“Should I smile, or should I be serious? How do you want me to look for the photo?”
“Whatever feels most comfortable.”
“This piece was inspired by Indigenous People’s Day, right?”
“Well, then I’ll smile.”
SaNoah S. LaRocque ’19 is a traveler. Before arriving at Harvard last fall, she had attended 13 different schools and lived in towns, cities, and Native-American reservations across the United States. When I ask why, she jokes: “My mom was always a bit of a rebel, you could say.”
Despite her nomadic background, LaRocque has always feel connected to her roots, even while away from the Turtle Mountain Indian Reservation in North Dakota that she now calls home. “My Native-American heritage is an important part of me wherever I am, no matter what I’m doing,” LaRocque says. “In my culture, we call this continent Turtle Island, and everywhere on Turtle Island has always been our home. I don’t need to be in a particular place to feel Native or indigenous.” As part of her desire to stay connected to her home, LaRocque got a tattoo of North Dakota prairie flowers on her forearm. They’re a common sight on the reservation where she lives.
At the same time, LaRocque describes a significant cultural disconnect between her experience growing up and her experiences thus far at Harvard and on the East Coast.
“Back home, there are a lot of Native people around, a lot of Native culture is represented,” she says. “You see a lot less of that here, which is sad. Not in and of itself, but because the reason that we see a lot less of Native-American culture here is because it was forcibly assimilated or destroyed.”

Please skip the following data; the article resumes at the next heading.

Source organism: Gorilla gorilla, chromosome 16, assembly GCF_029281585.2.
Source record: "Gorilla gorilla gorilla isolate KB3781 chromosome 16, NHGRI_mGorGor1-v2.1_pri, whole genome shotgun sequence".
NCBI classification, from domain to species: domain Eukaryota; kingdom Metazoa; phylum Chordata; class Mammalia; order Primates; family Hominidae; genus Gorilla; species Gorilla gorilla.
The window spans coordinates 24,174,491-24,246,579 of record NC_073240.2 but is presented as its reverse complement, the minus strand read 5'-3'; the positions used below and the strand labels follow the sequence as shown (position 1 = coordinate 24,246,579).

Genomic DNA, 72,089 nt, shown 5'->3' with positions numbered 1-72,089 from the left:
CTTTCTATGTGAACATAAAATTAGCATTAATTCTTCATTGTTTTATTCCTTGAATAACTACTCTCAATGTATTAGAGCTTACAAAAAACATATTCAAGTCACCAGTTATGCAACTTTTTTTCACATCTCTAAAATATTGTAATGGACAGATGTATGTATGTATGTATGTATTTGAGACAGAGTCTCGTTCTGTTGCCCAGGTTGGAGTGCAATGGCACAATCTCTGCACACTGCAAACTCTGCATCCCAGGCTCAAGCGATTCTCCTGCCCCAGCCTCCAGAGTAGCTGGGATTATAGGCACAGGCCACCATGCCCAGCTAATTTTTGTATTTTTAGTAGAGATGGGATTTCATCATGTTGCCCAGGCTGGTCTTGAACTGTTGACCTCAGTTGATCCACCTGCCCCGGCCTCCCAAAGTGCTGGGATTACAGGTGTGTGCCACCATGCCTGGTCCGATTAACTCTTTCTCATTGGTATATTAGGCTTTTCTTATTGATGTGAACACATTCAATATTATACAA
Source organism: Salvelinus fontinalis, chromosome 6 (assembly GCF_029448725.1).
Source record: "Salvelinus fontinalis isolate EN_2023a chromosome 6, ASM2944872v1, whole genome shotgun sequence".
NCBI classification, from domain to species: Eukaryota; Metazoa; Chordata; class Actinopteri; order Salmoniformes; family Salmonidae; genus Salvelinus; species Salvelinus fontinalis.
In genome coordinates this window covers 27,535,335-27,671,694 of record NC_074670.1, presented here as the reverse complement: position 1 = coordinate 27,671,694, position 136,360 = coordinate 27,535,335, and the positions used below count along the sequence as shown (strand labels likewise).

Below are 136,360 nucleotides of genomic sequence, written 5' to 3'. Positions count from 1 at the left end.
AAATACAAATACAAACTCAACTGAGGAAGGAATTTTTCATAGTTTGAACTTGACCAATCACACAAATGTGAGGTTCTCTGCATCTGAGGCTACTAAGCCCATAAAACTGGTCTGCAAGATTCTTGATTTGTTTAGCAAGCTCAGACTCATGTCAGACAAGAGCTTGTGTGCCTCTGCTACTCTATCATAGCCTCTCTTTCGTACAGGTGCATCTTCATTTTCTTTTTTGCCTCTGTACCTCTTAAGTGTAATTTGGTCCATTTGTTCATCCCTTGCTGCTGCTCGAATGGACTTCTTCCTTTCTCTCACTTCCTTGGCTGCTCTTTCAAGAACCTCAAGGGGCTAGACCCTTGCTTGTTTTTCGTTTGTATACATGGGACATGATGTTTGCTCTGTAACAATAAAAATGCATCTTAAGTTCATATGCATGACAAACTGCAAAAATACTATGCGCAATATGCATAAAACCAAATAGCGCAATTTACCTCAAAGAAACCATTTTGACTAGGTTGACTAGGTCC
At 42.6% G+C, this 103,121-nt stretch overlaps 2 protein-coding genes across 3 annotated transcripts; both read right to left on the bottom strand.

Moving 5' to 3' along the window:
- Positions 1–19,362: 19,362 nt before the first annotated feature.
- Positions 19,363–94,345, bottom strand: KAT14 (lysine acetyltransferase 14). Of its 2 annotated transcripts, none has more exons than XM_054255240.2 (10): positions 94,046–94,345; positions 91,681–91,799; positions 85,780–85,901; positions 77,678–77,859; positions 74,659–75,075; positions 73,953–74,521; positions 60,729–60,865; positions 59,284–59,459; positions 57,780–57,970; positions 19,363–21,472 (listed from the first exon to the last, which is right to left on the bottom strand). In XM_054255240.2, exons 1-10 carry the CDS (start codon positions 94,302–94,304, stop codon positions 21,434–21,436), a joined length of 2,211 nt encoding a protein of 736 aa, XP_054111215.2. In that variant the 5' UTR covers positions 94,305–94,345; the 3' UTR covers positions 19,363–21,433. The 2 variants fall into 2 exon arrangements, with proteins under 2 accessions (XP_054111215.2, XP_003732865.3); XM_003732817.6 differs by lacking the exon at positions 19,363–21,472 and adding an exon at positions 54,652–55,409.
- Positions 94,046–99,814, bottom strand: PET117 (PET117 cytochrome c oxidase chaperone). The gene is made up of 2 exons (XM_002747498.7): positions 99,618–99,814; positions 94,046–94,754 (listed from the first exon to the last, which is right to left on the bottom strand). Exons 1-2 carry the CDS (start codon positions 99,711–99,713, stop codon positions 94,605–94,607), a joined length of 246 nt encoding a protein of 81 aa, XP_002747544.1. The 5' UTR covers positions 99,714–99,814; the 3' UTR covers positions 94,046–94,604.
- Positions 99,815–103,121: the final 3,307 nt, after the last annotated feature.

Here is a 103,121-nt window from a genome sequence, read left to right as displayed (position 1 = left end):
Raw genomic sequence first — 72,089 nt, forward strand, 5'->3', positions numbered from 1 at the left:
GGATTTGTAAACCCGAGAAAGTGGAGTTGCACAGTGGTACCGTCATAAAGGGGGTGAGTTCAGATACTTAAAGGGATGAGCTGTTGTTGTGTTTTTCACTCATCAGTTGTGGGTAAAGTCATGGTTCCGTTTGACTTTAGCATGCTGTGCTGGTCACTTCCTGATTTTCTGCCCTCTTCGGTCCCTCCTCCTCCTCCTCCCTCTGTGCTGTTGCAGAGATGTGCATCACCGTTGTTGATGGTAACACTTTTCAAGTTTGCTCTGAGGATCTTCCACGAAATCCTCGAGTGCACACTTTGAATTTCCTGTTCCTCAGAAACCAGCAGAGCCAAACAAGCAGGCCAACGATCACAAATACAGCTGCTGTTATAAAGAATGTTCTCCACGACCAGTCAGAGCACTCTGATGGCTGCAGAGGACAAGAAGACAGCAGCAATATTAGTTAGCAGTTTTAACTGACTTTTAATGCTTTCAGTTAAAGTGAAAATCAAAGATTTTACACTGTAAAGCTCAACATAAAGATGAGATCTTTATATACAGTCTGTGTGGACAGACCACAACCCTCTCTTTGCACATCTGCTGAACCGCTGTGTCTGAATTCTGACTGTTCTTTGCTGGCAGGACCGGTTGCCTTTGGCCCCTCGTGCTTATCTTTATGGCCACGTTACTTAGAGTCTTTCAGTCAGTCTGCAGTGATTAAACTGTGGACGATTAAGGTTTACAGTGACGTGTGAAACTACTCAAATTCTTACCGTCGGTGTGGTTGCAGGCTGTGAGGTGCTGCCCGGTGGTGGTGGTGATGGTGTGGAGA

But, LaRocque says, that has been a “motivator for the Native community as well—there are a lot of Native students here doing so many great, inspiring things, in spite of and to counter that cultural erasure.”
LaRocque herself has never shied away from fighting on behalf of Native American culture and identity. In high school, she wanted to wear an eagle feather on her graduation cap, but school regulations barred students from decorating their caps or gowns. LaRocque appealed, explaining that the feather wasn’t simply a decoration, but an important symbol of her cultural beliefs. She won, and during the summer that followed, First Lady Michelle Obama shared LaRocque’s story at the Tribal Youth Gathering at the White House.
When I ask LaRocque why she thinks that the movement to recognize Indigenous People’s Day—both at Harvard and more broadly—is important, she pauses for a moment. “A lot of people criticize the movement in support of Indigenous People’s Day, and say it’s a change for change’s sake. That’s not the case. Indigenous People’s Day is about promoting awareness, promoting context, for a history that has for so long been so one-sided.”
For LaRocque, who participated and performed as a dancer in the Indigenous People’s Day celebration at Harvard last year and will do so again next week, the celebration is not just a historical observation, but an expression of the identity of Native culture that lives on today:
“Indigenous People’s Day brings Native issues to the forefront, and tells everyone, tells ourselves, that we are still here and that we’re not going anywhere.”